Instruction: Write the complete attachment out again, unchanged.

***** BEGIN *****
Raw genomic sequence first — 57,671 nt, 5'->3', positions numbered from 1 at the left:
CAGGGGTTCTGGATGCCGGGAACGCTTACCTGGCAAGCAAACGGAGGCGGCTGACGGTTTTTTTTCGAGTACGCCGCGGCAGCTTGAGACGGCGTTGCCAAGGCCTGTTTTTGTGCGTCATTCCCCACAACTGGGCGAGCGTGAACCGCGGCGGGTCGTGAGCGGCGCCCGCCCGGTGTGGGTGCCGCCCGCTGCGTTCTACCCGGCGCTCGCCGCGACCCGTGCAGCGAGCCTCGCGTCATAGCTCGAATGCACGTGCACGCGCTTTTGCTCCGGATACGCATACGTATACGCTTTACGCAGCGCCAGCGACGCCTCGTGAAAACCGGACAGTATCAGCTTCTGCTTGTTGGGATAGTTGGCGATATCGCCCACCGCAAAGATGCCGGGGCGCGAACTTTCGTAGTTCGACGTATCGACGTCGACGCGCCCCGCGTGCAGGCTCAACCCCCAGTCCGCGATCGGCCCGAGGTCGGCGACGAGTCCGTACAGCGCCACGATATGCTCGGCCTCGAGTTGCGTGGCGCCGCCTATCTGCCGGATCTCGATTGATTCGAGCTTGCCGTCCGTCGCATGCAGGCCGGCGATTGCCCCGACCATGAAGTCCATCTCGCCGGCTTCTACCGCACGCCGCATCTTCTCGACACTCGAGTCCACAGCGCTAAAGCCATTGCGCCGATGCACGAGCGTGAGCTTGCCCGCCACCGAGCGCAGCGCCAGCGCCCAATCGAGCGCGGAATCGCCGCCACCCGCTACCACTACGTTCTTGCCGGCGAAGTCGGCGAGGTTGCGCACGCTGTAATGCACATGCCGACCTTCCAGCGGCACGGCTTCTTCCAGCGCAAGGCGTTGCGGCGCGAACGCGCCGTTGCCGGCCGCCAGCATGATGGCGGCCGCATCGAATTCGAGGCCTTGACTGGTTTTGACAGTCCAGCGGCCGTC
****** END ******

Raw genomic sequence first — 57,671 nt, 5'->3', positions numbered from 1 at the left:
CAGGGGTTCTGGATGCCGGGAACGCTTACCTGGCAAGCAAACGGAGGCGGCTGACGGTTTTTTTTCGAGTACGCCGCGGCAGCTTGAGACGGCGTTGCCAAGGCCTGTTTTTGTGCGTCATTCCCCACAACTGGGCGAGCGTGAACCGCGGCGGGTCGTGAGCGGCGCCCGCCCGGTGTGGGTGCCGCCCGCTGCGTTCTACCCGGCGCTCGCCGCGACCCGTGCAGCGAGCCTCGCGTCATAGCTCGAATGCACGTGCACGCGCTTTTGCTCCGGATACGCATACGTATACGCTTTACGCAGCGCCAGCGACGCCTCGTGAAAACCGGACAGTATCAGCTTCTGCTTGTTGGGATAGTTGGCGATATCGCCCACCGCAAAGATGCCGGGGCGCGAACTTTCGTAGTTCGACGTATCGACGTCGACGCGCCCCGCGTGCAGGCTCAACCCCCAGTCCGCGATCGGCCCGAGGTCGGCGACGAGTCCGTACAGCGCCACGATATGCTCGGCCTCGAGTTGCGTGGCGCCGCCTATCTGCCGGATCTCGATTGATTCGAGCTTGCCGTCCGTCGCATGCAGGCCGGCGATTGCCCCGACCATGAAGTCCATCTCGCCGGCTTCTACCGCACGCCGCATCTTCTCGACACTCGAGTCCACAGCGCTAAAGCCATTGCGCCGATGCACGAGCGTGAGCTTGCCCGCCACCGAGCGCAGCGCCAGCGCCCAATCGAGCGCGGAATCGCCGCCACCCGCTACCACTACGTTCTTGCCGGCGAAGTCGGCGAGGTTGCGCACGCTGTAATGCACATGCCGACCTTCCAGCGGCACGGCTTCTTCCAGCGCAAGGCGTTGCGGCGCGAACGCGCCGTTGCCGGCCGCCAGCATGATGGCGGCCGCATCGAATTCGAGGCCTTGACTGGTTTTGACAGTCCAGCGGCCGTC